For curiosity’s sake, of course we will want to know how exactly we got to this point, but from a pragmatic standpoint the matter becomes trivial. Anyone with a crystal ball and a pen could have made the list, balanced the internal decisions with future external circumstances, and come up with a sound yet truly banal plan of operation. Yet, the Cooper Union is not a glorified lemonade stand. It is embodied by its students, faculty, and everyone else who has given a cent from their pocket or a second of their time. Perhaps the last 20 years demanded prescience beyond what we were capable of, and our ambitions got the better of us. The point we are at now indicates a failure to reconcile this and a failure to communicate.
In principle, we are privileged to be members of such an intimate institution. Yet even on the smallest levels, from our group projects in studio to student council to the administration, people are people and people fail. Even the best intentioned ideas and decisions can go horribly awry when there is either miscommunication or no communication. Until now we had very little to listen and now we have a lot to say. I hope that everyone– students, faculty, alumni, donors far and wide, the president, and the trustees– will seize the opportunity to take responsibility and collaborate with each other to find the best possible solution.
President Bharucha has reached out to us. We too must reach out to him and the trustees. The trustees operate to facilitate an environment which needs to give back more, and the students and the faculty operate to define that environment. If this becomes a new chapter in the history of the Cooper Union, let’s make it a productive one. Let’s make sure our legacy of a tuition free education doesn’t undermine but rather promotes a new legacy, taking risks and facing the challenges, of principled innovation for years, decades, and centuries to come.
For the past decade, Mr. Campbell constantly assured The Cooper Union community that we were on the road to financial health, declaring a balanced budget in 2009.
A series of articles in the New York Times described the wondrous financial acumen of Mr. Campbell and his staff. When permitted to use Room LL101 we were able to remind ourselves of these achievements as we read the beautifully framed reports that once adorned these walls.
We witnessed the awards bestowed upon Ms. Denes for her fund-raising and nodded our heads as we were repeatedly told that without building 41 Cooper Square – Cooper Union could not survive.
Anyone who had the temerity to question this decision was ridiculed and reminded of their ignorance of economics, or accused of being afraid of change. In fact, for the past decade our concerns and queries to the administration have generally been ignored or contemptuously dismissed.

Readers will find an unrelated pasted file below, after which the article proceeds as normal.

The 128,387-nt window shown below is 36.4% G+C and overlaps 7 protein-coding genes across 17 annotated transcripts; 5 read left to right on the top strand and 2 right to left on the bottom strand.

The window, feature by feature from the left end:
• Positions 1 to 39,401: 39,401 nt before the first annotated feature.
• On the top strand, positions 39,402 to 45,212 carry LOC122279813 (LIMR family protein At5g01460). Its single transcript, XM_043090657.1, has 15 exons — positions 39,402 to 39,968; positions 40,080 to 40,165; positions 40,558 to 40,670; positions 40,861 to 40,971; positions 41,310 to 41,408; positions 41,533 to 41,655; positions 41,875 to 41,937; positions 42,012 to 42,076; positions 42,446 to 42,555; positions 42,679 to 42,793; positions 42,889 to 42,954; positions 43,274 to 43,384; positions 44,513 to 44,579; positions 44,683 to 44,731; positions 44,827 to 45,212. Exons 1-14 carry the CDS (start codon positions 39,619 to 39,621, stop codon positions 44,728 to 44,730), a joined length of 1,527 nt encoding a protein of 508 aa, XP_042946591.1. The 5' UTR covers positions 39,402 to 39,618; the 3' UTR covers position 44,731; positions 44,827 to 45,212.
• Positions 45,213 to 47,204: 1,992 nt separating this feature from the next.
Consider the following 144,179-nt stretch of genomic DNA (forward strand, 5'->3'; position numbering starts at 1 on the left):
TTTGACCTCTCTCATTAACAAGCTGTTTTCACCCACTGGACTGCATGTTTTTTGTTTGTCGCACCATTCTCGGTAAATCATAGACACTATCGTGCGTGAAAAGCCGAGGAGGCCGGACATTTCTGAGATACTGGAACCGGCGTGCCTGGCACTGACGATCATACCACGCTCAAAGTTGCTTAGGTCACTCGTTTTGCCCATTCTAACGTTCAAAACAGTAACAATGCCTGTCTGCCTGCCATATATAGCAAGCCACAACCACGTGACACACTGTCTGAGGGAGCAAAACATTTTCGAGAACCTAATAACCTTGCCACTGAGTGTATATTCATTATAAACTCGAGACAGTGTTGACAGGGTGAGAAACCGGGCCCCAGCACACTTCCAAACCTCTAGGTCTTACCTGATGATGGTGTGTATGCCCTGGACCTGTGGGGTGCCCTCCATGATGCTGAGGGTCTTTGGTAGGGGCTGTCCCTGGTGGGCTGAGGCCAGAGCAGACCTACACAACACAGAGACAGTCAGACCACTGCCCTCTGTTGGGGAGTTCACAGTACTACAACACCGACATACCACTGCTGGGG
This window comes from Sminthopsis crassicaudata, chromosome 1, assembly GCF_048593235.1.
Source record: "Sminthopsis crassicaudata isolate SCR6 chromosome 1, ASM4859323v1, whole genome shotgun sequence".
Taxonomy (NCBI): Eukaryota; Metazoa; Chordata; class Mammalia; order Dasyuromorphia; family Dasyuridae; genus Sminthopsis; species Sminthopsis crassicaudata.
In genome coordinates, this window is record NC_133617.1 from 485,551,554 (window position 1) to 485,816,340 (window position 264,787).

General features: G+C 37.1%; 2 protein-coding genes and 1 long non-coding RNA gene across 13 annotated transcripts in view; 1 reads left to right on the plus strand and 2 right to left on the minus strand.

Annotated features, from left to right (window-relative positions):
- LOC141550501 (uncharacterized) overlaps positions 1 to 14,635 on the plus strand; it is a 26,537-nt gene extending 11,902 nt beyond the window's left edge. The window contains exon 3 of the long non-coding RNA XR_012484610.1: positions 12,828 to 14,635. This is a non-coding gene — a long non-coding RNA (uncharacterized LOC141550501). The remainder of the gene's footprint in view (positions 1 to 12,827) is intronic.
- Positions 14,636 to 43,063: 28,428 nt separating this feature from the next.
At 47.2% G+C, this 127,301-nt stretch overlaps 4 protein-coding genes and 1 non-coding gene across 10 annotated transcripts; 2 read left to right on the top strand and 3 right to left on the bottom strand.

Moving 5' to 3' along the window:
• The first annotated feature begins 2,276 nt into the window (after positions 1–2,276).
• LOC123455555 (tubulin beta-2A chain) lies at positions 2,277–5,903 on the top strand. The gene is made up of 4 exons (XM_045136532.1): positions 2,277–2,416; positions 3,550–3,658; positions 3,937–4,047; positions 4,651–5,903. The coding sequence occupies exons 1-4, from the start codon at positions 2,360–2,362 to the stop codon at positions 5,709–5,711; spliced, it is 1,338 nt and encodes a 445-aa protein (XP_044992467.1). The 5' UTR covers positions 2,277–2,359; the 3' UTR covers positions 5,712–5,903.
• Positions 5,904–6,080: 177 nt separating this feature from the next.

It now appears that building 41 Cooper Square has broken Cooper Union – quite the opposite of the pronouncements of Mr. Campbell and Ms. Denes.
I ask that you, and any other board members you choose, meet the students, staff, alumni and faculty – much as you did when keeping us abreast of the situation with regard to selection of the new President – and help us understand how the school got into this financial state, and to inform us at what point did the trustees recognize that the full-tuition policy was in jeopardy. Surely the community deserves straightforward answers to straightforward questions.
Those of us privileged to teach here, students and alumni, and staff all have a deep commitment to the school and its wellbeing. I am sure that I speak for us all when I say that we really would like to work with the trustees for the common good of the school and the students, and for the future of The Cooper Union.
For the past decade we have been excluded from the discussion – this has been of benefit to no one.
We would like to be an active part of the conversation, we would like to help you explore avenues that do not involve charging tuition, that build upon the strengths of The Cooper Union and the Cooper Union community at large. If charging tuition is deemed to be the only way forward – then please talk to our students and alumni and learn from them how best to approach this momentous change.
There is an immense amount of passion out there for what The Cooper Union stands for – especially in the midst of this country’s sordid mess of corporate greed, financial dishonesty, parliamentary discord and conflict about the true value of college education.
I apologize for yet more correspondence - but it takes little time for you to hit the delete button.
I have bcc’d to avoid that huge list of email addresses - this is going to engineering faculty, faculty that I know in other schools, some administration, the chairman of the trustees and selected students.
I feel compelled to write one last time because I am surprised by the apparent lack of concern over the future of The Cooper Union – rubbish many will say - I beg to differ.
Non-tenured faculty are concerned about their future; students are wondering whether to transfer to a school from which they will be able to graduate; alumni are wondering what their funds will be used for; alumni are wondering whether there is any purpose donating to an institution that may cease to exist in the near future; staff and faculty face an uncertain
I too would like to know what is going to happen - my kids start college next year.
From what I understand we all have to place our faith in the board of trustees.
Recent events make this an uncomfortable dependence.
It all comes down to money - or the lack thereof.
There is much discussion about how to get more money - but little to no *open* discussion about current and past expenditure. I think this is a case for using history - understanding the past to solve the problems of the present.